How 2019's Kiss Me, Kate Broadway Revival Pays Homage to Marin Mazzie in the 1999 Revival | Playbill

Special Features How 2019's Kiss Me, Kate Broadway Revival Pays Homage to Marin Mazzie in the 1999 Revival Costume designer Jeff Mahshie has tucked an Easter egg into the clothes for eagle-eyed fans (and Mazzie fan Kelli O'Hara).
Kelli O'Hara in Kiss Me, Kate Joan Marcus

Kiss Me, Kate is one of the shiniest of the Golden Age musicals, an impeccable blend of brassy show biz and witty Cole Porter lyrics—plus a score that includes standards ranging from “Another Op’nin’, Another Show” to “Always True to You in My Fashion,” “Too Darn Hot,” and “So in Love.” And yet, the very first Tony Award winner for Best Musical has only been revived once before, in a 1999 production that starred Brian Stokes Mitchell and the late Marin Mazzie, who passed away last year.

Now, Will Chase and Kelli O’Hara take on the battling duo at the center of both Kate and the show within the show, a musical version of Taming of the Shrew. But while the show has been reworked for 2019 audiences, that doesn’t mean the past is forgotten. Indeed, costume designer Jeff Mahshie intentionally set out to pay homage to Martin Pakledinaz, who earned a Tony Award for the first revival’s costumes.

“When we work with Scott [Ellis, the director], we all work really closely,” Mahshie explains. During consultations among the design team, set designer David Rockwell mentioned that the top of the show features racks of costumes never meant to be worn. Typically, that would fall under his purview, but he asked Mahshie if he’d like to tackle it instead.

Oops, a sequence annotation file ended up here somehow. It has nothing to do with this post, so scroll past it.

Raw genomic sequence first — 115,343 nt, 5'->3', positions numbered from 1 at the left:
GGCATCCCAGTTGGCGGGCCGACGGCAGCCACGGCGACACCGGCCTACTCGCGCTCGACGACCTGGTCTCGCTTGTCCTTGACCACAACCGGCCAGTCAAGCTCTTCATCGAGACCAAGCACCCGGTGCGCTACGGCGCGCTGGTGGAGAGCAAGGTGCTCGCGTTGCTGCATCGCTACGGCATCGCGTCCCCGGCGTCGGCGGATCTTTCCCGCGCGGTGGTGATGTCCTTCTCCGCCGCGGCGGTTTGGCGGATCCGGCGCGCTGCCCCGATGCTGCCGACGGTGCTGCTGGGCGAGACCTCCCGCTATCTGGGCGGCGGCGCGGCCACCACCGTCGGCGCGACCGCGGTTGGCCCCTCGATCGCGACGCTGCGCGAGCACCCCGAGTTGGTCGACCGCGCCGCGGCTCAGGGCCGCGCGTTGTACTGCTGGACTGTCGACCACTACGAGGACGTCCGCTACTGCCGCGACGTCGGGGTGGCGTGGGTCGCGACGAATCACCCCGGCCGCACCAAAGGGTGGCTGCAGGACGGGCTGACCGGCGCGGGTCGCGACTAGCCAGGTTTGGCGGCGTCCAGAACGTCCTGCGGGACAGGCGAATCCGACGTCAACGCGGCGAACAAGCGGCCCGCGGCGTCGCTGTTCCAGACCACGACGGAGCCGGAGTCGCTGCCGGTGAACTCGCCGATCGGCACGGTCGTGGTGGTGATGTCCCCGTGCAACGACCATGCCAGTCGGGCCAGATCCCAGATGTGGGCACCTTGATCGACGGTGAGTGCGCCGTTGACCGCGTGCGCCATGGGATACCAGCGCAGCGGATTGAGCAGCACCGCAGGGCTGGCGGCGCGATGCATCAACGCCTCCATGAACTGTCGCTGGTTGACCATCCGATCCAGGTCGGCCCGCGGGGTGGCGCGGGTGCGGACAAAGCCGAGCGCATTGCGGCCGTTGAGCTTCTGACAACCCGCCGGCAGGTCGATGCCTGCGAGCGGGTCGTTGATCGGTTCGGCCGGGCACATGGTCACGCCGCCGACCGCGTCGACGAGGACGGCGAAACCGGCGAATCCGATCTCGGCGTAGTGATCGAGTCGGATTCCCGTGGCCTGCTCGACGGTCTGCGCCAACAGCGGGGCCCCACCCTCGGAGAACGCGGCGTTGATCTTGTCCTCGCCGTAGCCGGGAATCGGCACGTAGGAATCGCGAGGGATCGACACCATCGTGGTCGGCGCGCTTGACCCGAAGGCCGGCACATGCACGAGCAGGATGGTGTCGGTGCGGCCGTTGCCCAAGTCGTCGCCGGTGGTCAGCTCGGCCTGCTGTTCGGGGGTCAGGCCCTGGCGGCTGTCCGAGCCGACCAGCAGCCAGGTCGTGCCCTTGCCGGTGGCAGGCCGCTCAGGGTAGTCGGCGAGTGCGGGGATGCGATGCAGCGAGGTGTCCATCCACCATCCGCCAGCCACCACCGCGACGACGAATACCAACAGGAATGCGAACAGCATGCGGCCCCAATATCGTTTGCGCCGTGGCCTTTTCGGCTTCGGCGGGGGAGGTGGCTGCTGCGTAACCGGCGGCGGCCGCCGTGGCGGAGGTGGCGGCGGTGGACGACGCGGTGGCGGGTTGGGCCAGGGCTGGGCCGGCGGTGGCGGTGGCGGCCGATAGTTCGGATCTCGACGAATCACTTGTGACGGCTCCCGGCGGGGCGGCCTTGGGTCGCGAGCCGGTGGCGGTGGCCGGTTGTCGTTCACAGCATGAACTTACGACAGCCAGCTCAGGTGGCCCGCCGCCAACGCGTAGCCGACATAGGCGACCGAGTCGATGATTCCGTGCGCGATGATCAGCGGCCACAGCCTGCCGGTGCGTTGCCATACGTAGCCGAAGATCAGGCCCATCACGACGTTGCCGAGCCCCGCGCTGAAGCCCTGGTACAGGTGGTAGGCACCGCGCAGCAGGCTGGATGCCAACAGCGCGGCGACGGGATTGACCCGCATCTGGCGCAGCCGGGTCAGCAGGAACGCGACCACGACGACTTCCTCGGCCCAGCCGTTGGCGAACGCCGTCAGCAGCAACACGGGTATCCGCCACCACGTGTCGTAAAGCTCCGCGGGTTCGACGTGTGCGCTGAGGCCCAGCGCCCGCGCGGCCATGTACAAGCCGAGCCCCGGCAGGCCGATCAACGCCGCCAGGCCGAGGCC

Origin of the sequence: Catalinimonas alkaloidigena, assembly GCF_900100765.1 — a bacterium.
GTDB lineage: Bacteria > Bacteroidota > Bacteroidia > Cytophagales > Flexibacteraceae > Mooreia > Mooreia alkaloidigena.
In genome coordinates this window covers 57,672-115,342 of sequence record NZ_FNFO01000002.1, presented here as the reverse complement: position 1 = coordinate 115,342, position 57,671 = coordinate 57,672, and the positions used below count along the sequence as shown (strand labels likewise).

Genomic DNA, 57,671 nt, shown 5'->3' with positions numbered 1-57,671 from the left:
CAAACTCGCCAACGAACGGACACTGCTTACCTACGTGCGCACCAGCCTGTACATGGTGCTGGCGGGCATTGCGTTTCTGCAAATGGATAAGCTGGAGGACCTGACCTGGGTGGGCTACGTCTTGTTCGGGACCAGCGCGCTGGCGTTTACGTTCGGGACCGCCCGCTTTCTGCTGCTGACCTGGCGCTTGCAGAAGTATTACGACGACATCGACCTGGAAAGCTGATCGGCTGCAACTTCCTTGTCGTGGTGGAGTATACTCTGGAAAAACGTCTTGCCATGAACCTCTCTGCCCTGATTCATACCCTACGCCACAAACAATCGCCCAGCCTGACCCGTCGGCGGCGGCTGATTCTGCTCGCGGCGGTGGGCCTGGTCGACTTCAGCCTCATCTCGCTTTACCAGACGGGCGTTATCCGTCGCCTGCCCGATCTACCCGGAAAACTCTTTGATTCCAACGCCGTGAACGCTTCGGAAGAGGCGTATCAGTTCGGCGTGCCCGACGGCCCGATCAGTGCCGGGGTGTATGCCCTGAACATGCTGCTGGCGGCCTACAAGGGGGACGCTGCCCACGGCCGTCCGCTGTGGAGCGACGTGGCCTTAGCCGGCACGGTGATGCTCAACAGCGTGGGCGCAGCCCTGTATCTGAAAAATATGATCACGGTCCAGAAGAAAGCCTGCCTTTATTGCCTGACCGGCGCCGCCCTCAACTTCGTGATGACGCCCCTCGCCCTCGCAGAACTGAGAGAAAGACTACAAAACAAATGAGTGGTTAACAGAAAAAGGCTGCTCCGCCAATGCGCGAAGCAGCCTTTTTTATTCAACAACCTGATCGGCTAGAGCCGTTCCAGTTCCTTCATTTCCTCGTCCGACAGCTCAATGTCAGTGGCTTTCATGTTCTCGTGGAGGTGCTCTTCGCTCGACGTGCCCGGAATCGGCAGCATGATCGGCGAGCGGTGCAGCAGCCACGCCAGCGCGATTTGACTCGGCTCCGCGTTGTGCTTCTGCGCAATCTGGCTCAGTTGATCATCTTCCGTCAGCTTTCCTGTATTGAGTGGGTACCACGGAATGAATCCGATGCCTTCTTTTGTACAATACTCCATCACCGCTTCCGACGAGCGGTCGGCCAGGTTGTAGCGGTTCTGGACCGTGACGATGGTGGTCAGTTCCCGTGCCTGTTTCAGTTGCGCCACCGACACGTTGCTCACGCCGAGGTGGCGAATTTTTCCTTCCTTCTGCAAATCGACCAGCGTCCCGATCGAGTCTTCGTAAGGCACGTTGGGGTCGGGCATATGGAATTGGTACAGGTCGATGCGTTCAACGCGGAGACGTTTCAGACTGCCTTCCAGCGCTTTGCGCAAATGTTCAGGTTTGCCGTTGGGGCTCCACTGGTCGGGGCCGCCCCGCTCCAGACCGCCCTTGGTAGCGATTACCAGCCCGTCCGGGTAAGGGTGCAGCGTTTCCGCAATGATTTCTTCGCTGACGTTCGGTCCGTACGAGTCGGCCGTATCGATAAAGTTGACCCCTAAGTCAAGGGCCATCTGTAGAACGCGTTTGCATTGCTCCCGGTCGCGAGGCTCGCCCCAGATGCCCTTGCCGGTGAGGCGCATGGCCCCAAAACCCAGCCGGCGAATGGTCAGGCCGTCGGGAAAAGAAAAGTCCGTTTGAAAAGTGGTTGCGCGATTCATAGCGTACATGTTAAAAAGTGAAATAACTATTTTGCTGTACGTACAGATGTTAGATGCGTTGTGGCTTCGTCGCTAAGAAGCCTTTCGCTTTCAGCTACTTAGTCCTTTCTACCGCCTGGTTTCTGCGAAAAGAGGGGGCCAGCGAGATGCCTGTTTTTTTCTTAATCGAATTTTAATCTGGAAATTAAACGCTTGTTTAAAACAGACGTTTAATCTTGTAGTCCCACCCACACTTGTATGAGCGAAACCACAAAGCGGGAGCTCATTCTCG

“I thought, ‘Let me pay a little tribute to Marty Pakledinaz,’” Mahshie says. After a few calls, he located the 1999 revival’s costumes at the Goodspeed Opera House, which was more than willing to lend him anything he needed. Armed with YouTube clips of the production, Mahshie and his assistant noted the costumes that would match the current production’s palette for the opening scene.

As he was pulling costumes for the rack, there was a debate happening about whether or not O’Hara should open the show in a hat or bareheaded. On a hunch, Mahshie phoned Goodspeed again and asked if they had the hat Mazzie wore. They did, and sent it over and, to Mahshie’s delight, it remained in pristine condition.

“And so I tried the hat,” Mahshie says. “And that door opens, the light comes behind [O’Hara], and it was very obvious. It was one of those moments when you knew. She made that entrance and it’s like, ‘OK. She gets the hat.’”

O'Hara, a longtime Mazzie fan, was immediately touched when Mahshie told her of the hat's provenance. "Hands to her heart, she said, 'I would be honored.'"

Now audiences will be able to see one Broadway Kate pay homage to another one eight times a week, as Kiss Me, Kate continues its run at Studio 54. And get a sneak peek of the hat in action in the newly released footage below!

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